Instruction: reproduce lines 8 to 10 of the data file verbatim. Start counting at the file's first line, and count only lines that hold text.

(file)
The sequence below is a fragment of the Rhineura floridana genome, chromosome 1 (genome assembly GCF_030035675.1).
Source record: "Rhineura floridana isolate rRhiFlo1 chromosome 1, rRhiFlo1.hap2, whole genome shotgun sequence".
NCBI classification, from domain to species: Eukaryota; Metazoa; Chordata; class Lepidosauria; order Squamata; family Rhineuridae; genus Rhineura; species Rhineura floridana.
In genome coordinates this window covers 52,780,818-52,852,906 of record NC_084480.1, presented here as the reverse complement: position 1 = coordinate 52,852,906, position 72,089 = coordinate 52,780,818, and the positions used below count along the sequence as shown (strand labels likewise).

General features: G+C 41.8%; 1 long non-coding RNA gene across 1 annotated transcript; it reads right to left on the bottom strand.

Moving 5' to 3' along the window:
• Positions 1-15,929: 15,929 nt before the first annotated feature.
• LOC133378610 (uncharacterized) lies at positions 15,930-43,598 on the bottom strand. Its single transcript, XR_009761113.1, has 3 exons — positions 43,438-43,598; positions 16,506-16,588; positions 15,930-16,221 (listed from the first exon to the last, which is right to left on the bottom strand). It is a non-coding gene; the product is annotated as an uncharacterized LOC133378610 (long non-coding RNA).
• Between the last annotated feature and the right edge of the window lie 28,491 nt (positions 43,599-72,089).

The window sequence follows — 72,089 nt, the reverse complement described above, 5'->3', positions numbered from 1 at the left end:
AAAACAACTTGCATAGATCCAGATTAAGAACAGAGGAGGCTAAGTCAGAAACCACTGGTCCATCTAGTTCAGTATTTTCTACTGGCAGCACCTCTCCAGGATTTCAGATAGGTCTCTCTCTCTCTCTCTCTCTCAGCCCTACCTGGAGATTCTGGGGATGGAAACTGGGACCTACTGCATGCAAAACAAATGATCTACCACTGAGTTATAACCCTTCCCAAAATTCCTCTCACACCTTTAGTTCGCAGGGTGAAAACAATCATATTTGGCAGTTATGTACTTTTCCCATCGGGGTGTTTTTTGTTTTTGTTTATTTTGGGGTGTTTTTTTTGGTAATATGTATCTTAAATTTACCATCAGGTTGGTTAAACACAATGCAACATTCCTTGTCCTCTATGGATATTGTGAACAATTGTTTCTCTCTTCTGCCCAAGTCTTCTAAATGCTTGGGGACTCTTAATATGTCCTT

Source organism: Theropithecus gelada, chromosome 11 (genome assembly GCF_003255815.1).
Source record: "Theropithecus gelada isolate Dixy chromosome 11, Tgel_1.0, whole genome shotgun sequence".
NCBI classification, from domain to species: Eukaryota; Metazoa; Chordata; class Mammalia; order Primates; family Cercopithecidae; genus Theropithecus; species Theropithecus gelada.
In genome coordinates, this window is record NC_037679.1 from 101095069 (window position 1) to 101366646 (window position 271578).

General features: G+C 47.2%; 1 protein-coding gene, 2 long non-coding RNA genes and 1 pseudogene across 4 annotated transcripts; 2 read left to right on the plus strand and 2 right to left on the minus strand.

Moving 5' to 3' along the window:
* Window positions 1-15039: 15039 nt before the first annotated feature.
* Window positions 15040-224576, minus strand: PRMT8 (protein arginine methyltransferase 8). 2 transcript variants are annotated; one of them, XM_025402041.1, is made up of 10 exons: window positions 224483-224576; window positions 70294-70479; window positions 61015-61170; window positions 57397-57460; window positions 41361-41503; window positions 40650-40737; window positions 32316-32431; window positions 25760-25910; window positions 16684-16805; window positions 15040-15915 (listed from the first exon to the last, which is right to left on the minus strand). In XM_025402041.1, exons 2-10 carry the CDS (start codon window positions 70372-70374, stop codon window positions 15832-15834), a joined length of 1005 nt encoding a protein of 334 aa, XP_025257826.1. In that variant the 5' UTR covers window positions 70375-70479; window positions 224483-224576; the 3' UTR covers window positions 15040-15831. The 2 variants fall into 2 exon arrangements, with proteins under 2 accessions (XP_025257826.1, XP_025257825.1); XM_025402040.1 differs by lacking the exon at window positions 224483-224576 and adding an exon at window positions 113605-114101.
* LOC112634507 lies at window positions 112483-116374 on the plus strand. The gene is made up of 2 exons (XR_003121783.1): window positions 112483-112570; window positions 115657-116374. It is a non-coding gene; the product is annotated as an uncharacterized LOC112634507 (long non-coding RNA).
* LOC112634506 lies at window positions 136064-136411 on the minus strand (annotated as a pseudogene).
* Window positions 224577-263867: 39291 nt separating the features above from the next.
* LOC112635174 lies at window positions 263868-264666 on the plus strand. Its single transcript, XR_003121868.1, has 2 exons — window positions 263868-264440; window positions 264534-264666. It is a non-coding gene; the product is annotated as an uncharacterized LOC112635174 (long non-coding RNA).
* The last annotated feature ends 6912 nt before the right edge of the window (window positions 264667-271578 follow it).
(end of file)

• LOC133378610 (uncharacterized) lies at positions 15,930-43,598 on the bottom strand. Its single transcript, XR_009761113.1, has 3 exons — positions 43,438-43,598; positions 16,506-16,588; positions 15,930-16,221 (listed from the first exon to the last, which is right to left on the bottom strand). It is a non-coding gene; the product is annotated as an uncharacterized LOC133378610 (long non-coding RNA).
• Between the last annotated feature and the right edge of the window lie 28,491 nt (positions 43,599-72,089).

The window sequence follows — 72,089 nt, the reverse complement described above, 5'->3', positions numbered from 1 at the left end: